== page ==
Roughly one fourth of Republican voters have taken the trouble in recent weeks to cast votes for others whose names still appear on ballots.
Granted, many of these voters will come home in November once the other choice is Sen. Barack Obama or Sen. Hillary Clinton. Still, it should be a warning to the senator from Arizona that voters with libertarian or religious-right views are wary of him and his record.
In North Carolina, former Arkansas Gov. Mike Huckabee drew over 10 percent of the vote. Before he dropped out, his main appeal was to Christian rightists. Those folks are a core of the GOP base.
Rep. Ron Paul of Texas got 7.6 percent of the vote and did even better in Pennsylvania on April 21. Paul has attracted hundreds of thousands of libertarians who want the government to deliver the mail and that's about all.
Paul wants U.S. troops out of Iraq yesterday while McCain still talks of victory there without defining exactly what a victory would look like. Paul says he will not run for president as the Libertarian Party candidate--as he did in 1988--but will seek re-election to Congress.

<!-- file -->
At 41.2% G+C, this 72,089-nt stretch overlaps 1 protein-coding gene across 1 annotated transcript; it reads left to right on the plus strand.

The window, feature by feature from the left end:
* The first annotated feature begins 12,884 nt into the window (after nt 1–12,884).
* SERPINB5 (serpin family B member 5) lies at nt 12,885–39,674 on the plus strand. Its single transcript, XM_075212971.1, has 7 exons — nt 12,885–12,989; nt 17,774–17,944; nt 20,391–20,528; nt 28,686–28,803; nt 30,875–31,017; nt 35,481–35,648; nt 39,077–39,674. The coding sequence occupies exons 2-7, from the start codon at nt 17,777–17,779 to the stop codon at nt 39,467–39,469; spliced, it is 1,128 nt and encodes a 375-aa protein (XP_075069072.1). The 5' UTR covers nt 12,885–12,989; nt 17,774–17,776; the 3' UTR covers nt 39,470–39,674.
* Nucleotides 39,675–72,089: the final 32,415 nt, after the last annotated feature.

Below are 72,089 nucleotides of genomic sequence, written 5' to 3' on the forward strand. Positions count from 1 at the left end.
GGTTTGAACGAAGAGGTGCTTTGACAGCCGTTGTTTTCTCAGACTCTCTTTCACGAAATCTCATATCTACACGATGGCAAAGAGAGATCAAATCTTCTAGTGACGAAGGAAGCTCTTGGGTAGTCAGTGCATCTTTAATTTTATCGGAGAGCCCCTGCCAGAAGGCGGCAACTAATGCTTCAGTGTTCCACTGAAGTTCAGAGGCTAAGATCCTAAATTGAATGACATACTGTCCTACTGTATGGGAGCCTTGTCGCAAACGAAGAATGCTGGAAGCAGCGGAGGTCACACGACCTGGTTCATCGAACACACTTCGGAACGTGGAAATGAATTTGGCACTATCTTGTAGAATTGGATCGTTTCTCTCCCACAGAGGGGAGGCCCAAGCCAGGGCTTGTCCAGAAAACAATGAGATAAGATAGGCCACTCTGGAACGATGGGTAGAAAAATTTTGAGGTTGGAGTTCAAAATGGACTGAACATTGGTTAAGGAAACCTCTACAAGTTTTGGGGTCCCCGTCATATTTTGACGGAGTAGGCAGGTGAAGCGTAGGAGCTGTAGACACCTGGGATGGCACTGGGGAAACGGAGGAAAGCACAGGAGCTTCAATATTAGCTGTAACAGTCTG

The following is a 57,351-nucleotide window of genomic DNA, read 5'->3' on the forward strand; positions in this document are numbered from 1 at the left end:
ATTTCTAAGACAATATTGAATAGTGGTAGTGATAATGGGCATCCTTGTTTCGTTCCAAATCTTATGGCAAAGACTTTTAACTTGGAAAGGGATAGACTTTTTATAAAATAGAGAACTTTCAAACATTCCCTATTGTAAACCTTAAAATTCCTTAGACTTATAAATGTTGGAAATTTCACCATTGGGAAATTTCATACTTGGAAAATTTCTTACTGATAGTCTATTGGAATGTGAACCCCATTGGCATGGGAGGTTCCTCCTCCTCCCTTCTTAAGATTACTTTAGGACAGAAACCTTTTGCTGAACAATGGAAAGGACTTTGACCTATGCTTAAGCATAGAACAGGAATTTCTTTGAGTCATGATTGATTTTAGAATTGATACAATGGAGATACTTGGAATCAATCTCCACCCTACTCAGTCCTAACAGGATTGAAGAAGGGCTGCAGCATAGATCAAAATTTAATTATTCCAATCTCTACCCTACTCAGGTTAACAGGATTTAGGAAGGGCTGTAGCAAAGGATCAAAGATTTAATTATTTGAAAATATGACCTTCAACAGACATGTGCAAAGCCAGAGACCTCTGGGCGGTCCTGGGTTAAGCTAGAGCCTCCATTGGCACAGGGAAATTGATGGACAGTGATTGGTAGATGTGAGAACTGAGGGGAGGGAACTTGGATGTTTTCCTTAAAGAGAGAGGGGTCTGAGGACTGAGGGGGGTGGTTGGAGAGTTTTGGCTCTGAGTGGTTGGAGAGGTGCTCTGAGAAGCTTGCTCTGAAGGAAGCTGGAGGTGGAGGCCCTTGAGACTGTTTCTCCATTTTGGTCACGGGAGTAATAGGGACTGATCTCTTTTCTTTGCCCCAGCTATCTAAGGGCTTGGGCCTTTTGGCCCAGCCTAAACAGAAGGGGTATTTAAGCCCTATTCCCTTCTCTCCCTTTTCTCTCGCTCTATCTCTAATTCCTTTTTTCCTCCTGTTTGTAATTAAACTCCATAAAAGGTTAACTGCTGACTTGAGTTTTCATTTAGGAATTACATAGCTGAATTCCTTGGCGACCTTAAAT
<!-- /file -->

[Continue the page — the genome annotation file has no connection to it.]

However, former Georgia Rep. Bob Barr may carry the Libertarian banner. A crusty, humorless politician, he would be at least an annoyance to McCain.
All of this, GOP analysts will argue, is a tempest in a teapot compared with the bitter struggle on the Democratic side. McCain backers will assure these protest voters in the months ahead of his allegiance to conservatism.
Nevertheless, this clear opposition to McCain's maverick side exists. Some of these archconservatives seem angry that McCain even talks to Democrats in Congress.
McCain may find it necessary, as he already has, to polish his right-wing bona fides. In Philadelphia this week, he promised to appoint Supreme Court judges in the mold of Bush judges--Chief Justice John Roberts and Justice Samuel Alito.
That promise alone should be upsetting to Democrats and independents who are thinking of voting for McCain in November.
By John W. Mashek